The emissive layer may have either a single layer or two or more layers and each layer may be made of a mixture of a host material and a dopant material or only a host material. Each of the host material and the dopant material may be used alone or in combination. The dopant material may be entirely or partially contained in the host material. The dopant material may be either laminated with the host material or dispersed in the host material. The amount of the dopant material is preferably 20% by weight or less, and more preferably 10% by weight or less based on the total amount of the host material and the dopant material because if it is too large, concentration quenching occurs. Regarding a doping method, the dopant material may be formed by a co-evaporation method with the host material, or evaporation may be performed after preliminarily mixing the host material and the dopant material. While the fluorene compound of the present invention may be used as a host material, it is suitably used as a dopant material because of its high fluorescence quantum yield.

The ionization potential of the fluorene compound of the present invention is not particularly limited, and it is preferably 4.5 eV or more and 7.0 eV or less, and more preferably 5.4 eV or more and 6.4 eV or less. An absolute value of the ionization potential may vary depending on the measuring method. The ionization potential referred to in the present invention is a value measured with an atmospheric air type UV photoelectron analyzer (AC-1, manufactured by RIKENKIKI CO., LTD.) by using a thin film formed in a thickness of 30 nm to 100 nm on an ITO glass substrate by vapor deposition.

As the dopant material, the fluorene compound represented by the general formula (1) may be used singly, or two or more fluorene compounds may be used in combination. The fluorene compound represented by the general formula (1) may also be mixed to use with one or more other dopant materials. Examples of the dopant material that may be mixed include compounds having an aryl ring, such as naphthalene, anthracene, phenanthrene, pyrene, triphenylene, perylene, fluorene and indene and derivatives thereof (for example, 2-(benzothiazol-2-yl)-9,10-diphenylanthracene, and 5,6,11,12-tetraphenylnaphthacene); compounds having a heteroaryl ring, such as furan, pyrrole, thiophene, silole, 9-silafluorene, 9,9′-spirobisilafluorene, benzothiophene, benzofuran, indole, dibenzothiophene, dibenzofuran, imidazopyridine, phenanthroline, pyrazine, naphthylidine, quinoxaline, pyrrolopyridine and thioxanthene, and derivatives thereof; distyrylbenzene derivatives; aminostyryl derivatives, such as 4,4′-bis(2-(4-diphenylaminophenyl)ethenyl)biphenyl and 4,4′-bis(N-(stilbene-4-yl)-N-phenylamino)stilbene; aromatic acetylene derivatives; tetraphenylbutadiene derivatives; stilbene derivatives; aldazine derivatives; pyrromethene derivatives; diketopyrrolo[3,4-c]pyrrole derivatives; cumarin derivatives, such as 2,3,5,6-1H,4H-tetrahydro-9-(2′-benzothiazolyl)quinolizino[9,9a,1-gh]cumarin; azole derivatives, such as imidazole, thiazole, thiadiazole, carbazole, oxazole, oxadiazole, and triazole, and metal complexes thereof; and aromatic amine derivatives typified by N,N′-diphenyl-N,N′-di(3-methylphenyl)-4,4′-diphenyl-1,1′-diamine.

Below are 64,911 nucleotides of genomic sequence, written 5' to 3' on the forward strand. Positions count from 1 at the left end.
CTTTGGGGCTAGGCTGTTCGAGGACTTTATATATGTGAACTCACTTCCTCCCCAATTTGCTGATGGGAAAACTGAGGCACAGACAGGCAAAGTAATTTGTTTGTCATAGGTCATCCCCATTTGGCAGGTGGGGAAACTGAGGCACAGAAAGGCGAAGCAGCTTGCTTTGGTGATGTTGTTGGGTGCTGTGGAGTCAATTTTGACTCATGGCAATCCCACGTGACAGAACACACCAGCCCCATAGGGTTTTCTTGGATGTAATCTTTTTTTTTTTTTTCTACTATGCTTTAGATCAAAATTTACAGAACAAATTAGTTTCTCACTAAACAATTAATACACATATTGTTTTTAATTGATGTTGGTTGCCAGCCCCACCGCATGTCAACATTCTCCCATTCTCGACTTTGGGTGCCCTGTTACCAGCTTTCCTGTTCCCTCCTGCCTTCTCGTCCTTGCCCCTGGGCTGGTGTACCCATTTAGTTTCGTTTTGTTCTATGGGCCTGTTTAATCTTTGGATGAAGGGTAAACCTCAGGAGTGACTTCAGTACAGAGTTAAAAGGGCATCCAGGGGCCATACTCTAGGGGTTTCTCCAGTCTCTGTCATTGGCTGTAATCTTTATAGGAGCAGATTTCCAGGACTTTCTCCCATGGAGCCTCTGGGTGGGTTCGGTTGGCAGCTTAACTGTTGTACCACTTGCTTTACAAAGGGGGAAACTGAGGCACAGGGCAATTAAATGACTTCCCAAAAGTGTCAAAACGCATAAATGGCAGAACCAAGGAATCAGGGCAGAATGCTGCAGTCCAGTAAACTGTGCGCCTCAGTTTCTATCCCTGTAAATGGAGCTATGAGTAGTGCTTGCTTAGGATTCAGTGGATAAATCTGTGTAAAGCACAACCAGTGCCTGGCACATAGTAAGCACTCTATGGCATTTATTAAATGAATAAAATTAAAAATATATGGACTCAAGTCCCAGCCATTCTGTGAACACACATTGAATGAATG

While the host material to be contained in the emissive material is not particularly limited, and preferred examples of the host materials to be used include compounds having a fused aryl ring, such as anthracene and pyrene, and derivatives thereof; aromatic amine derivatives such as N,N′-dinaphthyl-N,N′-diphenyl-4,4′-diphenyl-1,1′-diamine; metal chelated oxynoid compounds including tris(8-quinolinate)aluminum(III); bisstyryl derivatives, such as distyrylbenzene derivatives; tetraphenylbutadiene derivatives; indene derivatives; cumarin derivatives; oxadiazole derivatives; pyrrolopyridine derivatives; perynone derivatives; cyclopentadiene derivatives; oxadiazole derivatives; carbazole derivatives; pyrrlopyrrole derivatives; and polymers such as polyphenylenevinylene derivatives, polyparaphenylene derivatives, polyfluorene derivatives, polyvinylcarbazole derivatives, and polythiophene derivatives. Particularly, use of a fused aromatic ring derivative having an electron-donating or neutral substituent as a host is preferred because the effect due to the high luminance efficiency that the fluorene compound of the present invention has is exerted more remarkably. Specifically, when using a compound selected from among anthracene compounds, pyrene compounds and distyrylbenzene derivatives as a host material, it is preferable because higher luminance efficiency is attained upon combination with the fluorene compound of the present invention.